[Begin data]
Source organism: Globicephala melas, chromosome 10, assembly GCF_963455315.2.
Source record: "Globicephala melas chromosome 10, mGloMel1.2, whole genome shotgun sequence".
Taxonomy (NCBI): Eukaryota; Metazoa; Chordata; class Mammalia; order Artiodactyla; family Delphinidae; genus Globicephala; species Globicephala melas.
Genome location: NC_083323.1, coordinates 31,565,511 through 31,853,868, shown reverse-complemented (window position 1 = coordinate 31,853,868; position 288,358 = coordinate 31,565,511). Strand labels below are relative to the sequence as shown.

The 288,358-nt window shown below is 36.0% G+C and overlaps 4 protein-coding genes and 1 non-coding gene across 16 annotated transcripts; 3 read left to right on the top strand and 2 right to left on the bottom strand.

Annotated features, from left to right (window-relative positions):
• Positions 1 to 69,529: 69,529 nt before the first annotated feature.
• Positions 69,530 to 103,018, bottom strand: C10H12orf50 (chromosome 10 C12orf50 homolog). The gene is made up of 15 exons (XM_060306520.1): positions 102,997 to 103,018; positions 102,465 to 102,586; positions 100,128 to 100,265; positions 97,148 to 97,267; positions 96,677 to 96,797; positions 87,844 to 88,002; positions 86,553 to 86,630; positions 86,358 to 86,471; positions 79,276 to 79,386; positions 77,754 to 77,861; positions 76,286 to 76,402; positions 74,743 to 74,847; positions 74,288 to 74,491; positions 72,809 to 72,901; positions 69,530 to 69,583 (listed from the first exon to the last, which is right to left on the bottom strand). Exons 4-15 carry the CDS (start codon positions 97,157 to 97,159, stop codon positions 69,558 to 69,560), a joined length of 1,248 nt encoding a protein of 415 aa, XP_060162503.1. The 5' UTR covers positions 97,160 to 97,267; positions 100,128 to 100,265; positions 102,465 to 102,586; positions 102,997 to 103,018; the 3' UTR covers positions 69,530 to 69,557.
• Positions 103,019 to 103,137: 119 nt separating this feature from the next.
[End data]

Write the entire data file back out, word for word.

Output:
Source organism: Globicephala melas, chromosome 10, assembly GCF_963455315.2.
Source record: "Globicephala melas chromosome 10, mGloMel1.2, whole genome shotgun sequence".
Taxonomy (NCBI): Eukaryota; Metazoa; Chordata; class Mammalia; order Artiodactyla; family Delphinidae; genus Globicephala; species Globicephala melas.
Genome location: NC_083323.1, coordinates 31,565,511 through 31,853,868, shown reverse-complemented (window position 1 = coordinate 31,853,868; position 288,358 = coordinate 31,565,511). Strand labels below are relative to the sequence as shown.

The 288,358-nt window shown below is 36.0% G+C and overlaps 4 protein-coding genes and 1 non-coding gene across 16 annotated transcripts; 3 read left to right on the top strand and 2 right to left on the bottom strand.

Annotated features, from left to right (window-relative positions):
• Positions 1 to 69,529: 69,529 nt before the first annotated feature.
• Positions 69,530 to 103,018, bottom strand: C10H12orf50 (chromosome 10 C12orf50 homolog). The gene is made up of 15 exons (XM_060306520.1): positions 102,997 to 103,018; positions 102,465 to 102,586; positions 100,128 to 100,265; positions 97,148 to 97,267; positions 96,677 to 96,797; positions 87,844 to 88,002; positions 86,553 to 86,630; positions 86,358 to 86,471; positions 79,276 to 79,386; positions 77,754 to 77,861; positions 76,286 to 76,402; positions 74,743 to 74,847; positions 74,288 to 74,491; positions 72,809 to 72,901; positions 69,530 to 69,583 (listed from the first exon to the last, which is right to left on the bottom strand). Exons 4-15 carry the CDS (start codon positions 97,157 to 97,159, stop codon positions 69,558 to 69,560), a joined length of 1,248 nt encoding a protein of 415 aa, XP_060162503.1. The 5' UTR covers positions 97,160 to 97,267; positions 100,128 to 100,265; positions 102,465 to 102,586; positions 102,997 to 103,018; the 3' UTR covers positions 69,530 to 69,557.
• Positions 103,019 to 103,137: 119 nt separating this feature from the next.